Until recently, the shelter was contracted to take in stray animals brought there from North Bergen and Union City. But it was closed on April 11 following health inspections earlier this year by the city and state.
Most other towns in the county use either the Associated Humane Societies shelter in Newark, or the Liberty Animal Shelter in Jersey City.
At Tuesday's Superior Court hearing to determine the status of the shelter, which is located on Johnston Avenue in Jersey City, Hudson County Superior Court Judge Thomas Olivieri ruled that it must stay closed until June 26. He also said that in order to even to talk about it reopening, the operators of the shelter must get a shelter license, draw up a plan to remedy the violations found in city and state inspections earlier this year, provide all documents to the court pertaining to the operation of the shelter (including who is on its board of directors), and hire a veterinarian.
June 26 is the next court date for the case involving the Hudson County SPCA.
What led to the closing?
On April 11, the Hudson County Superior Court issued an order suspending operations at the Hudson County SPCA, run by Union City residents Hector and Zoe Carbajales. The 42 animals held there were removed and taken to the city's other shelter, the Liberty Humane Society shelter near Liberty State Park. The animals taken out of the Hudson County SPCA on April 11 included 15 dogs, one ferret, and 26 cats, including a mother cat with kittens. The SPCA shelter had been inspected this past January by the city and in February by the state, both finding violations.
A new animal advocacy group, Hudson Animal Advocates, formed recently to push for reforms at the SPCA. This group, along with Jersey City's Division of Health, obtained an emergency Order to Show Cause from the Hudson County Superior Court to close the SPCA.
Animal activists go before judge
Various groups appealed to Judge Olivieri in court on Tuesday.
Among those appearing in court were David Norman of a new group called Hudson Animal Advocates, and the group's attorney, Diana Jeffrey of NJ Appleseed, a nonprofit organization based out of Newark. The pair wanted the judge to rule for the shelter to remain closed until there were significant changes in management, or even new management.
On the other side, Hector Carbajales wanted the hearing postponed to a future date because his attorney could not attend the hearing. He claimed he had no money to remedy the violations cited.
One lawyer, Howard Myerowitz, represented a collection of people who would like to help manage the shelter. The group included former employees and volunteers of both the Liberty Humane Society and the Hudson County SPCA, including Nicole Dawson, the former manager of the Liberty Animal Shelter.
They were not alone. In the audience were representatives from a local animal rescue organization, Companion Animal Trust, who also want to manage the SPCA.
Also in attendance were Bob Vogt and Joe Frank from the Jersey City Division of Health, and a lawyer from the city's Law Department.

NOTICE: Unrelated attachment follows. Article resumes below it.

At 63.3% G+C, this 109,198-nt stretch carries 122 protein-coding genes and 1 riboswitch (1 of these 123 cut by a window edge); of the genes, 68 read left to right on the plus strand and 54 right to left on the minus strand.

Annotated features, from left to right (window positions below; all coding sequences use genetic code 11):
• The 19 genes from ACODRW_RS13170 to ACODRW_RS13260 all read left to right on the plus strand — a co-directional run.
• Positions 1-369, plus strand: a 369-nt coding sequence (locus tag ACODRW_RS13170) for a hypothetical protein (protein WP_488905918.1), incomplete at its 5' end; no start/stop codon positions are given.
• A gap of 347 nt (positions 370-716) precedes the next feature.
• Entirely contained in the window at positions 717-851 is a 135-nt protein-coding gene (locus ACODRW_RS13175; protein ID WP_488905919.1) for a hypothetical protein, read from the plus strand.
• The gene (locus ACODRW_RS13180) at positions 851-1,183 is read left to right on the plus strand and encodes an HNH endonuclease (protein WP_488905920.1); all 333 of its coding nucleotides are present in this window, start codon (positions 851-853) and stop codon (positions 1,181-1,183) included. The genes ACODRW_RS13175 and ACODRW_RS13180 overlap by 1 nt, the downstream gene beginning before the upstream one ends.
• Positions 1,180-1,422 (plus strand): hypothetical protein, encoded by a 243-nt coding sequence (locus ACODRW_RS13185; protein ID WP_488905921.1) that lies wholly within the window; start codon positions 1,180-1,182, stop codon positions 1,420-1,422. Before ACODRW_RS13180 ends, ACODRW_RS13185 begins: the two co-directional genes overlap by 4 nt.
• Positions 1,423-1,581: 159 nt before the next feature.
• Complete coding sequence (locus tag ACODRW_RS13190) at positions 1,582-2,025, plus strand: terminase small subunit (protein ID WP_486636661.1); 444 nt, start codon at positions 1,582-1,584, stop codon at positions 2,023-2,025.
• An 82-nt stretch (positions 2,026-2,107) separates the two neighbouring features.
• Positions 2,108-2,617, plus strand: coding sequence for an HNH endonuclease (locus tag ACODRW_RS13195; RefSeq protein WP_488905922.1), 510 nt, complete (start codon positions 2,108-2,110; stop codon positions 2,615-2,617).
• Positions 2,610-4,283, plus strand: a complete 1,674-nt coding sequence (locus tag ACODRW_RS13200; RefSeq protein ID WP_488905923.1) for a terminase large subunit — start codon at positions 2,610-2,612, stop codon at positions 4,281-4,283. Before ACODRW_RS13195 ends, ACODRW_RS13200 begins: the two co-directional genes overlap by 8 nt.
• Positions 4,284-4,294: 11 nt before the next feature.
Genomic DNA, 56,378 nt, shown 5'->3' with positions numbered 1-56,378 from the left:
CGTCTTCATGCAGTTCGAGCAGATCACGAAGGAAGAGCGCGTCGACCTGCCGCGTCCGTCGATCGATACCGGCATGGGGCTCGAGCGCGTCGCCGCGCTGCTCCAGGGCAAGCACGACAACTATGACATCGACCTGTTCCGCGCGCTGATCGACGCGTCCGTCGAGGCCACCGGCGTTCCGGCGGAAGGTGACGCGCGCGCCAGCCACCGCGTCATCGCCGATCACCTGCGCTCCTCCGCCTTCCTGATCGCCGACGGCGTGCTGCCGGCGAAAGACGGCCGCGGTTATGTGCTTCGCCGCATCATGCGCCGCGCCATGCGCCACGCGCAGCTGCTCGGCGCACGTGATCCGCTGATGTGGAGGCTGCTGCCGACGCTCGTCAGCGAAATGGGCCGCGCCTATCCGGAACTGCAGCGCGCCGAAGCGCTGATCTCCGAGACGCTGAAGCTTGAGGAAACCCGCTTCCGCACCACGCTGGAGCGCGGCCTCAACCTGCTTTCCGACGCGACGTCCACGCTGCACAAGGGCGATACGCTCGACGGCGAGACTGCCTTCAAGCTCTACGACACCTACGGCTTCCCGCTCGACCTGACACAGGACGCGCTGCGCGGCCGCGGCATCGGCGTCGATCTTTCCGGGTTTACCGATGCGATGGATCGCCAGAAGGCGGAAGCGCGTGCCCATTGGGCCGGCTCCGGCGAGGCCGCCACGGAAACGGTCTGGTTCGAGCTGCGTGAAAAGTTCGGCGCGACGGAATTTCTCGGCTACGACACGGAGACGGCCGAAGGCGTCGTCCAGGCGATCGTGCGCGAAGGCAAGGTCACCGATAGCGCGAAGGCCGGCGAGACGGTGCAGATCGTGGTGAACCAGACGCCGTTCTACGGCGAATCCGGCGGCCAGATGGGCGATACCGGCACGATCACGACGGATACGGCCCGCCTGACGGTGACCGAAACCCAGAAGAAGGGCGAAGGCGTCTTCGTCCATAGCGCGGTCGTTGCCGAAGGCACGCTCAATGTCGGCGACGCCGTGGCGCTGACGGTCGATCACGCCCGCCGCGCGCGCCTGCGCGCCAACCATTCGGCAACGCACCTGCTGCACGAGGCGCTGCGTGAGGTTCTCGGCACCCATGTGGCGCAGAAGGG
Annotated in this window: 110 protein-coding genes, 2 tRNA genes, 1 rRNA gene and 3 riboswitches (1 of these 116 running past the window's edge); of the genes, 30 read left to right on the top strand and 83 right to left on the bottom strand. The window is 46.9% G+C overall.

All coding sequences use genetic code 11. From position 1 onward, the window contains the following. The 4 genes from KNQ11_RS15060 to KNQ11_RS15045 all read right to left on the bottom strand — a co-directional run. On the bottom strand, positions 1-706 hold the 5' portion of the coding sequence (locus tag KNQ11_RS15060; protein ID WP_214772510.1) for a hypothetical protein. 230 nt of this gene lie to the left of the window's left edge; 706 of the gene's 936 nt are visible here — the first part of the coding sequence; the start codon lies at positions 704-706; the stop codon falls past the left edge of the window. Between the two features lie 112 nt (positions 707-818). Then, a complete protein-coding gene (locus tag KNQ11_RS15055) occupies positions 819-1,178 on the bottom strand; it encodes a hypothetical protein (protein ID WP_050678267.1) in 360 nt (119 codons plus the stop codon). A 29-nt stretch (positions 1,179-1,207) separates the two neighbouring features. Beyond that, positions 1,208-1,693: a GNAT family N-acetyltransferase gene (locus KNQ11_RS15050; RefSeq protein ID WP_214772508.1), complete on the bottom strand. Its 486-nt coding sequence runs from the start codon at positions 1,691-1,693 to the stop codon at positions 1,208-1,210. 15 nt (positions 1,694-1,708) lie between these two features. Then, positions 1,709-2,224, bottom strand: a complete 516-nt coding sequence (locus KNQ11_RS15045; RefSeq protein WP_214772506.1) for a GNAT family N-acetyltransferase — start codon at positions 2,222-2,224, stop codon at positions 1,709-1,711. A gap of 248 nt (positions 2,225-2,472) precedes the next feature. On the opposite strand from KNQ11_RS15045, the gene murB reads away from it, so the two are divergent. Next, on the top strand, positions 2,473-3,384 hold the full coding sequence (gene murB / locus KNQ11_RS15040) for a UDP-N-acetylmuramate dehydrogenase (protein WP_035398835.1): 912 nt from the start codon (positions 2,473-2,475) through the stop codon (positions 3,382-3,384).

Also, Christine Vanek, corporation counsel for the city of Union City, wanted the shelter to stay open. The towns of Union City and North Bergen have used the shelter's services for some time. They recently were forced to start using a shelter in Newark instead, which most surrounding towns also use. However, the Newark shelter's costs have risen.
Others hope to take over management
Olivieri spent about 30 minutes listening to presentations from Jeffrey, Carbajales, Meyerowitz, Vogt, and the lawyer for Jersey City before making his ruling. He particularly took issue with Carbajales for not providing any documentation stating why he wanted a postponement of the hearing, and also requesting the postponement an hour before the hearing was set to take place.
Also, Olivieri credited two SPCA volunteers and two former veterinarians for the SPCA for providing documentation of not only the unacceptable conditions but for their personal efforts to improve the shelter. He also requested that the parties interested in managing the shelter provide paperwork at the next court hearing proposing their plans.
What happens to the animals?
When asked how Union City is handling animal control following Olivieri's decision, Vanek said, "We're going to have to look into the alternatives," explaining that in the meantime, Carbajales is still contracted to pick up animals, but is bringing them to the Associated Humane Societies shelter in Newark.
Vivian Kiggins, executive director of the Liberty Humane Society, said last week that of the 42 animals from the SPCA shelter placed in the Liberty Animal Shelter, eight have been adopted so far.
Comments on the ruling After the hearing, Jeffrey said the judge's ruling was "fair under the circumstances," adding that the SPCA acted in a manner "not responsible, accountable, and transparent." Carbajales was not available for comment after the hearing and gave the Jersey City Reporter a phone number that, when dialed, was out of service
. Meanwhile, a published report in a local daily newspaper stated that Carbajales had to be treated at the hospital this past weekend after accidentally shooting himself in the foot with one of the guns he legally owns at his Union City home.
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